Henry V stepped in and became the King of England. Moreover he saw continuous hostility with the French “as a way to channel the energies and fighting mood of his nobility” (Essortment). France itself at the time was ripped apart between the regions of Burgundy and Orleans. Coincidentally enough Charles VI, the French king, experiences bursts of madness: perfect timing for a renewed English assault. With a plan set in mind Henry brought his army to Normandy in 1415. While they marched on over to Calais, a huge French army stepped in out of nowhere and cut them off. Despite England’s small force they were victorious. The end result of the battle left many quite puzzled as to how a larger army lost to a smaller one. Simply since the French continued to rely on troops that serve on horseback and England’s archers demolished them. Approximately 7,000 French men died whereas England’s fighters lost no more than 500.

As Joan of Arc steps into the court of Charles VII, the uncrowned king of France, he has no idea what great fortune she will soon bring to the French. In 1429, this seventeen year old peasant lady tells Charles the VII that God himself has sent her on a journey to save France. Through reasoning Joan persuades the desperate king Charles into allowing her to direct his army against England. To the amazement of many, Joan inspires the melancholic and debilitated troops of France to battle yet again. This astonishing soon to be martyr led France to numerous victories and paved the way for future triumphs.

The incredible success she brought forth finalized in her death. Allies of the English, Burgundian troops took her captive and turned her over to her enemies for trial. The English aimed to defame her so they had her on trial for witchcraft. Shortly afterwards Joan of Arc was convicted as well as painfully burned at stake. The church ultimately declared her as a saint. This execution of such a respected young lady in France greatly angered the French who saw her as a martyr. Thus following her death they quickly took to the offensive. Grasping a powerful new weapon in hand the French prepared for an all out attack on the English. These cannons were a great help to the French in capturing the English-held castles and defeating the troops of England, especially the forces in Normandy.

By 1453, France had the English on a run. In a matter of time Charles VII seized and stormed out the remaining English refuges. And then once capturing Bordeaux, the French left England with only the port of Calais. Taking into consideration that the English were left with only one land in northwestern France, in their minds the Hundred Years War had encountered an end. In reality though, the formal treaty that had to be drawn up in order to end the war between these two rival countries was signed in 1475.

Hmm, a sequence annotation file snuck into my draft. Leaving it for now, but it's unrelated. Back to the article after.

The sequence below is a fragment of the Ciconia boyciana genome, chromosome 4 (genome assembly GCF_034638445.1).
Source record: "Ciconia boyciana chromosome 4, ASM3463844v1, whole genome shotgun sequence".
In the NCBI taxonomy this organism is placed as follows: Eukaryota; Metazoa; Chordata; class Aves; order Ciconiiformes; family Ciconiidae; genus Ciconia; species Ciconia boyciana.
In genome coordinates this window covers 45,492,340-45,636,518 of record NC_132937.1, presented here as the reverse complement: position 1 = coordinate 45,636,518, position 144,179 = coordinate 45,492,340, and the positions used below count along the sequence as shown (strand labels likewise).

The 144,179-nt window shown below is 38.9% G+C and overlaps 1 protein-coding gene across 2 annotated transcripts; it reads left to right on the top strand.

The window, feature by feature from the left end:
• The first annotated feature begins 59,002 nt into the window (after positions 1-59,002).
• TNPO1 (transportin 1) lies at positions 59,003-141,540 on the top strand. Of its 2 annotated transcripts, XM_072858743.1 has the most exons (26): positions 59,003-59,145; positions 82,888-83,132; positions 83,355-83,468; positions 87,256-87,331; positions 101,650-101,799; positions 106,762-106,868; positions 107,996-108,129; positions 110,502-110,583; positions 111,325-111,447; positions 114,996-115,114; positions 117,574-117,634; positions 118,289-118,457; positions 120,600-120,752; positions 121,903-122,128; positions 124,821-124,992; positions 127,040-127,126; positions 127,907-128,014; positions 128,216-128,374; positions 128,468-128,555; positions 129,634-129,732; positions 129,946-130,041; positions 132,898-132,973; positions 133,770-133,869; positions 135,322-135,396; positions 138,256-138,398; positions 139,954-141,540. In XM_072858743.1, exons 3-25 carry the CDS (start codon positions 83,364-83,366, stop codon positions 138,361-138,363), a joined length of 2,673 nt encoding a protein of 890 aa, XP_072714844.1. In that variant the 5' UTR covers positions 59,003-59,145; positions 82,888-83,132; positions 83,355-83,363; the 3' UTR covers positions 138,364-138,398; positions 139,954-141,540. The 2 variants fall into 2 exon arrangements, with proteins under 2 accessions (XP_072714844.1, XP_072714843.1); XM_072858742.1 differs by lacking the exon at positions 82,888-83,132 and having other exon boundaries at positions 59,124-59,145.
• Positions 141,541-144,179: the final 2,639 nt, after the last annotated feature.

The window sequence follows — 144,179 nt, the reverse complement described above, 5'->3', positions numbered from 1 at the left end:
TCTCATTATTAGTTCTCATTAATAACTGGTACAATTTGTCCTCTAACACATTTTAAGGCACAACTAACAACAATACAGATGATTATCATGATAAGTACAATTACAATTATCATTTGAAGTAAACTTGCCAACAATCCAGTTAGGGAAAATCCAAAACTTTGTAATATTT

The Hundred Years War yielded numerous effects to the medieval world. The most obvious one being that it set both England and France on two completely different paths. A growing sense of national pride flourished in France which permitted French kings in expanding their power. English rulers repeatedly turned to Parliament during the war for funds in order to assist the body in defeating its enemy. Therefore in seeing their French lands slowly make way back to their original owners their dreams of a continental domain was shattered to pieces. They looked onward to an alternative though, English rulers began peering into new trading projects oversees.

Many alterations arose within the late medieval ages. The cannon as well as the long bow certainly gave soldiers in the battlefield a new meaning. These new innovations also undermined the value of knights in shining armor. Consequently, castles and knights were reaching their final days; they began to fade away since their defenses could be easily penetrated by the more deadly munitions. While knights and castles started to diminish, feudal society was additionally changing. Monarchs now were in need of not mere feudal vassals but larger armies to fight against their rivals.

Citations Page

Ellis, Elisabeth Gaynor. Pearson Education Inc. 2005, New Jersey. Book. 28 Apr. 2009

Gerry Berard. Essortment. 2002. Web. 31 Apr. 2009.

Hundred Years’ War 1337-1453. Invicta Media, 6 Nov. 2003. Web.1 May 2009.